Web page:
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Lost In Transition? Re-Purposing The In-Between

Hi friends, I'd thought I'd share this sweet mix of peonies and roses to start my letter today. I love the burnt orange of the roses, very autumnal I think. Maybe this is a perfect transition bouquet from a summer to autumn palette?

How do you transition into Autumn, is it a hopeful time as you look forward or maybe a sad one as you look back?

I've grown over the years in planning ahead and creating traditions and rhythms to our Autumn entry. Part of that transition involves making the most of the last days of summer by outings or eating in the garden, taking lots of walks, sitting in park, eating our favourite ice creams from a little cafe in the next village.

I visited Kenwood House last Saturday, the weather was glorious and I soon regretted my autumn boots and jeans!

Kenwood House

I've also begun to place some small things in the house. I have a vase of dried grasses from the summer with some dried heathers and rosy garlic, they add a touch of colour. Often when my children were younger we'd gather leaves, sticks, acorns, flowers etc and form a little table centrepiece when we got home. These are such simple and free ways to create some seasonal style.

I cut a print from a cheap colouring-in book, put an old frame around it and placed it above the fireplace. A few candles always add warmth and cosiness especially in the evenings.

By the front door I've placed some dried thistles my friend collected for me in my old pasta jar, a plate I found in a charity shop for £1.50, a £1.99 ceramic squirrel from TKMaxx a few years ago and The Country Diary of An Edwardian Lady has wonderful nature paintings, poems, and seasonal fascinations.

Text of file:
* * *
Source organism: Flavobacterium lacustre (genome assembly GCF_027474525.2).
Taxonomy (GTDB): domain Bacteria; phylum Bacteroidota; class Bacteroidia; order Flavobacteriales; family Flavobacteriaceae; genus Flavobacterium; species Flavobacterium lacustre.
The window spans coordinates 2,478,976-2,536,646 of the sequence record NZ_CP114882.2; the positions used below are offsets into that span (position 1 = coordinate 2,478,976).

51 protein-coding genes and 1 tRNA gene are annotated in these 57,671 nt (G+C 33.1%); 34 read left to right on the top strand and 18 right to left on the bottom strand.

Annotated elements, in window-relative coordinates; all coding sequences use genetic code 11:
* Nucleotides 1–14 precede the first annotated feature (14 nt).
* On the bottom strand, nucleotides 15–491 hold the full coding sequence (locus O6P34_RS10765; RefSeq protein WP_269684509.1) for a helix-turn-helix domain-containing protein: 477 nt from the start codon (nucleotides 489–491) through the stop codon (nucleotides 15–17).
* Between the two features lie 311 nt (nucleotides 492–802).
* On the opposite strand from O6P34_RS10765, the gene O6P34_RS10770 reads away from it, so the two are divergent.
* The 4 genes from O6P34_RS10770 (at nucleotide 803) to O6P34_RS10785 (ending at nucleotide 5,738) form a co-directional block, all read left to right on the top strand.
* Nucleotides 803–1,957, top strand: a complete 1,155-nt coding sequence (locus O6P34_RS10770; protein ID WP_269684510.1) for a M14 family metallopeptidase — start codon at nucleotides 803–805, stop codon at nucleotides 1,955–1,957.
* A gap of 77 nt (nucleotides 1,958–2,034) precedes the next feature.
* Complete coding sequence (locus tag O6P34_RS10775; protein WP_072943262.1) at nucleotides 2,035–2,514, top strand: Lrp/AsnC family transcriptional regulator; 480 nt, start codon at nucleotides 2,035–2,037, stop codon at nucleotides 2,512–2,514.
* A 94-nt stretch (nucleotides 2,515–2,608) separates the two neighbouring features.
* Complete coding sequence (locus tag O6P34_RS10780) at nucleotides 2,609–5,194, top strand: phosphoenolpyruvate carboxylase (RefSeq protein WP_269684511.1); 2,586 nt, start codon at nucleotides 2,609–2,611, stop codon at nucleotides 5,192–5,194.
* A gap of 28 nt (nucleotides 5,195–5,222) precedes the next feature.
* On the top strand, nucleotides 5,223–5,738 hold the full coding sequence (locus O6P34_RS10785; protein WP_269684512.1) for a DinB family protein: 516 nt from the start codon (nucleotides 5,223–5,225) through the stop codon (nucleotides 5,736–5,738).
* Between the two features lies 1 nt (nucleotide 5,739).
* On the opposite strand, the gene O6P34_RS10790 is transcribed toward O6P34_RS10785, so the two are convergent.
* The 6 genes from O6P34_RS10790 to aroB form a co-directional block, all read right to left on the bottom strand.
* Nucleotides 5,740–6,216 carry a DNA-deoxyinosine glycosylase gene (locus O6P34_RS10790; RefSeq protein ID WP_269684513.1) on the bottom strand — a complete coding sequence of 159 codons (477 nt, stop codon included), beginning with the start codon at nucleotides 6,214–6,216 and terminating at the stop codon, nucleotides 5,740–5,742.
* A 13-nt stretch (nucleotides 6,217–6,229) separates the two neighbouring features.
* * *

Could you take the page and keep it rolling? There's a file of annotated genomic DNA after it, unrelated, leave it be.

The rest of my home looks very lived in! But these little inexpensive touches in just a few areas really help me to feel anchored and to embrace each season.

I'm learning more and more that transition is itself a valuable season. Traditionally I've navigated these in-between stages with a mixture of either resistance or resignation. But leaning that way caused me to live in a pattern of 'holding my breath'. This begs the questions - how long can I hold my breath for and how long will I need to?

Looking back I can see how I viewed 'normal' seasons (times without challenge) like the house I lived in, and the disruptions were like being thrown out into a wilderness.

This brings to mind the story of the Israelites who having escaped Egypt went on to spend the next 40 years wandering in the wilderness. God was trying to teach them to trust him in that time but they grumbled and complained, they rebelled and even wished they were back in captivity! They wanted to go back to normal. Talk about missing a season. I've done that. But God had a purpose for them to flourish in that place, to live into it and grow. Between Egypt and the Promised Land was the most valuable season of all, and they missed it!